EARLIER in the year we received a very nice note from a gentleman who was clearly of urban origin.

In it he said how much he enjoyed reading the farming pages in the Craven Herald, but so wished we used language he and other non-country folk could understand.

He was referring to the terms used in reference to livestock and farming methods, which to the uninitiated can be confusing.

We have listed the majority of the farmers’ terms below. It is worth mentioning, however, that they are genuine names and terms. They also vary slightly from region to region, but are generally universally understood.

Journalist Robin Moule who writes the farming columns for the Herald said: “The Craven Herald’s farming pages- both in print and online - are not only well read by the agricultural communities and farming families, but also by the general public who are keenly aware of the major contribution made by these custodians of our countryside, both in protecting and managing the environment and putting top quality locally produced food with full traceability and provenance on people’s tables.

"Many farming words and terms that are commonplace and familiar to those working in agriculture will be less so to the man and woman in the street.”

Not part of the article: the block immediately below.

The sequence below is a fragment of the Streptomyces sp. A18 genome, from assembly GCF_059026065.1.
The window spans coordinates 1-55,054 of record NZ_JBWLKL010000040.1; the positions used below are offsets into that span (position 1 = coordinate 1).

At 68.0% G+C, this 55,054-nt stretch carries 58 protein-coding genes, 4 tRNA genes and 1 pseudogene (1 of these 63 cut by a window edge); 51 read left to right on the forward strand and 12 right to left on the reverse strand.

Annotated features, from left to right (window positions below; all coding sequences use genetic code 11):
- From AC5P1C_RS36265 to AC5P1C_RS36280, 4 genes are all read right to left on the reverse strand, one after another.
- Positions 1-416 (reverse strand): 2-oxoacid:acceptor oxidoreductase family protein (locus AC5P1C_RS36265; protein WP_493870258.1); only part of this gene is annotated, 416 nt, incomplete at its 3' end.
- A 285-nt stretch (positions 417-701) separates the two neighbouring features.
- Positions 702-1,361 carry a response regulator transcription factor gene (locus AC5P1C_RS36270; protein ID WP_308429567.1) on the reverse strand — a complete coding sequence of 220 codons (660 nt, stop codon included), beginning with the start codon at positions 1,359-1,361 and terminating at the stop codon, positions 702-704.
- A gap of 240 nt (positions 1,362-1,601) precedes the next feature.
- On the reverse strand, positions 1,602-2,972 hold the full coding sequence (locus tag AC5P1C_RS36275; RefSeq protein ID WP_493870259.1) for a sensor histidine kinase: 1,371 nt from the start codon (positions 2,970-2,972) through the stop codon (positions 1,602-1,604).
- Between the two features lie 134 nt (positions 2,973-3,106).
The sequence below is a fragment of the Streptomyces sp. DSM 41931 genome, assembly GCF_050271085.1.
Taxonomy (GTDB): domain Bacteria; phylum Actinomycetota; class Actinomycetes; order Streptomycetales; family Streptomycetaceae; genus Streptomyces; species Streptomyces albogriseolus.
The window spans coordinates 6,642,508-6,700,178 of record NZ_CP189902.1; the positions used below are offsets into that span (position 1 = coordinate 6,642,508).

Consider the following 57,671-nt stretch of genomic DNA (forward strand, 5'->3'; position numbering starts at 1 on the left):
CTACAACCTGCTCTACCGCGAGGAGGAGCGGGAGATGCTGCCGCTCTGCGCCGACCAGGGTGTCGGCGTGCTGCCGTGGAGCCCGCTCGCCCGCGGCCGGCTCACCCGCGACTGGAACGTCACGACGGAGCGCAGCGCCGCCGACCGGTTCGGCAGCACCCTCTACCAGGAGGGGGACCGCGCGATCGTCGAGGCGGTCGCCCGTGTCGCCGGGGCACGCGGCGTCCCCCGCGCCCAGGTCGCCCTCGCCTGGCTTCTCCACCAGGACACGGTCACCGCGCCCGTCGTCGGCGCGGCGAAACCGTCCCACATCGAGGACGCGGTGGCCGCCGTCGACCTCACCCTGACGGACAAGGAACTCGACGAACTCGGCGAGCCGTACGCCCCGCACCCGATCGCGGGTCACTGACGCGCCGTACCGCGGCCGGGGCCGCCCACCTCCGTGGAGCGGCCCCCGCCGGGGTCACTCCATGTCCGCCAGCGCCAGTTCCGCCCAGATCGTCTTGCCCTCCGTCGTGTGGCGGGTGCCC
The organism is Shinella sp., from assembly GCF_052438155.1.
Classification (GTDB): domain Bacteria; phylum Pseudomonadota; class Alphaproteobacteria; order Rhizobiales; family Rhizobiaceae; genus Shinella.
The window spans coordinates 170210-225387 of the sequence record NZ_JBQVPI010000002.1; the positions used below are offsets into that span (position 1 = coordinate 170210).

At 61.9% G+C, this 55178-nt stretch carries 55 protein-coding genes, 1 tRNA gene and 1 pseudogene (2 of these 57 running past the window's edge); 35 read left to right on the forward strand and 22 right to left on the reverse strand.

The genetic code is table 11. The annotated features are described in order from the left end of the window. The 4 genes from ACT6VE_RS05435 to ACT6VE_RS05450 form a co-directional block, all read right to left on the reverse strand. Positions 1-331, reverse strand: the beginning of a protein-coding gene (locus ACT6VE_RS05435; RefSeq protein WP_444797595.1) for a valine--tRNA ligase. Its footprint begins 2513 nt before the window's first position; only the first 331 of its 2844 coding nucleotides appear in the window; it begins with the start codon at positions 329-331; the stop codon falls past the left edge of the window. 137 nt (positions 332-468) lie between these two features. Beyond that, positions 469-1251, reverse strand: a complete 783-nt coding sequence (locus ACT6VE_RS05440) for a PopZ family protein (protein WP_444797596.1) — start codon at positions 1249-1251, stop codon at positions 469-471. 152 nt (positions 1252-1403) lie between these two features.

Here’s is a list of the most well-used and genuine terms you’ll hear around every farm and mart, as well as at Skipton Auction Mart.

So if you don’t know your bellwether from your rigwelter - read on and learn!

Cross-breed - An animal that is a product of crossing two or more breeds. This is done to get the best facets of several breeds into one animal.

Fallow land - Land that is being given a temporary rest from crop production.

Hill farming - Farming in the upland areas of Britain.

Lairage - A place where livestock is temporarily kept; a waiting, holding or recovery area supplied with appropriate feeding and watering facilities. They are commonly found at markets, ports and abattoirs.

Livestock - commonly defined as domesticated animals raised in an agricultural setting to produce commodities such as meat, eggs, milk, leather and wool.

Pedigree livestock - a pedigree chart pertaining to a pure-bred animal, notably sheep and cattle of both sexes primarily used for breeding.